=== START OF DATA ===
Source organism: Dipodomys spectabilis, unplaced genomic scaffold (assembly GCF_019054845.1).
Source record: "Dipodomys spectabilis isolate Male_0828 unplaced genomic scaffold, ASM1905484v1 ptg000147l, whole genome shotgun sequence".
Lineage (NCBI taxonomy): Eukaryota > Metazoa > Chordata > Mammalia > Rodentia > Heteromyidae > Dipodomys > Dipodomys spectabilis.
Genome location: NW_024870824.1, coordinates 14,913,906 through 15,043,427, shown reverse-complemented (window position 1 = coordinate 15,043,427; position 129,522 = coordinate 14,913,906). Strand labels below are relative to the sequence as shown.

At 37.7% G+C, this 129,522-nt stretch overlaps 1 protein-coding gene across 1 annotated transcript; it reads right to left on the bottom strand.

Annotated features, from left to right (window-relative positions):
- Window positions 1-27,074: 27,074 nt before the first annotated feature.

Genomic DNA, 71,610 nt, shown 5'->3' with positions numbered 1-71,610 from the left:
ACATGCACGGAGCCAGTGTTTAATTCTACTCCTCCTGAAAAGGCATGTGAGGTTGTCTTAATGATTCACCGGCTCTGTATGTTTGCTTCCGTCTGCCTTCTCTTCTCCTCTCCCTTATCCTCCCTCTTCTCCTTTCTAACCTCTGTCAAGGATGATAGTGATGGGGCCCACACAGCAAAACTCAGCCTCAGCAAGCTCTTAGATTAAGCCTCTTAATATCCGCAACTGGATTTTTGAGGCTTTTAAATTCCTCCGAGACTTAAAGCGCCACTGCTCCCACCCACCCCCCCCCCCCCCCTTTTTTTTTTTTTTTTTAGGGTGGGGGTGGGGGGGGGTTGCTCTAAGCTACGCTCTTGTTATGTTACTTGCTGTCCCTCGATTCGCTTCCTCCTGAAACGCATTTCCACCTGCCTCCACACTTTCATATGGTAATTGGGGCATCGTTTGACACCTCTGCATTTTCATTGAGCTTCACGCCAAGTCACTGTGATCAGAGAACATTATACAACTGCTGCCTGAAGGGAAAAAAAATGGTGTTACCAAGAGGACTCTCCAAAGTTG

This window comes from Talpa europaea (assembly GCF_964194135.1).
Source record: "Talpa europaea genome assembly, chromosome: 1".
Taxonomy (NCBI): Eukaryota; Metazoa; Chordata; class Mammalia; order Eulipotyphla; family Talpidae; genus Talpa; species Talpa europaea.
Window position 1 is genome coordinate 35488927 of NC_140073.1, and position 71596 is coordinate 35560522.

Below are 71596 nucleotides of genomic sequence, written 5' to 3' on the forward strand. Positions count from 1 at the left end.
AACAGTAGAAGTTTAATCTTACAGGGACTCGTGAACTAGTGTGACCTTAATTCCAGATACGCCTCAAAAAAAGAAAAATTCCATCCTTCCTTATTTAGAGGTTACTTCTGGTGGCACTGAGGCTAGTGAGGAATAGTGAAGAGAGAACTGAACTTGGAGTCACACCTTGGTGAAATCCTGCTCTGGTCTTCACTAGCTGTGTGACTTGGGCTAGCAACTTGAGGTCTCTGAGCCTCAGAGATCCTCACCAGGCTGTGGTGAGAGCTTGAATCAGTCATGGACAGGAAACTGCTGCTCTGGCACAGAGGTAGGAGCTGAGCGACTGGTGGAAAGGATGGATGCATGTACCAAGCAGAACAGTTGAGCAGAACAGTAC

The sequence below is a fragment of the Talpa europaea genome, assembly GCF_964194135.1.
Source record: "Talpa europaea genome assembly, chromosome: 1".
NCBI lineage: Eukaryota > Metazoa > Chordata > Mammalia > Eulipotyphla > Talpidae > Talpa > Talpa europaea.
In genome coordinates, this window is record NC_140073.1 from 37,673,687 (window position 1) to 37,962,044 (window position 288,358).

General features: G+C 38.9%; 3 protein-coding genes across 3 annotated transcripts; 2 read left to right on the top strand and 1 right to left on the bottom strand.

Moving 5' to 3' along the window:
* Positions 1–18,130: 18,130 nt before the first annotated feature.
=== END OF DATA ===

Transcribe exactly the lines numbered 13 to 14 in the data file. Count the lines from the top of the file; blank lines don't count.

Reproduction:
Window position 1 is genome coordinate 35488927 of NC_140073.1, and position 71596 is coordinate 35560522.

Below are 71596 nucleotides of genomic sequence, written 5' to 3' on the forward strand. Positions count from 1 at the left end.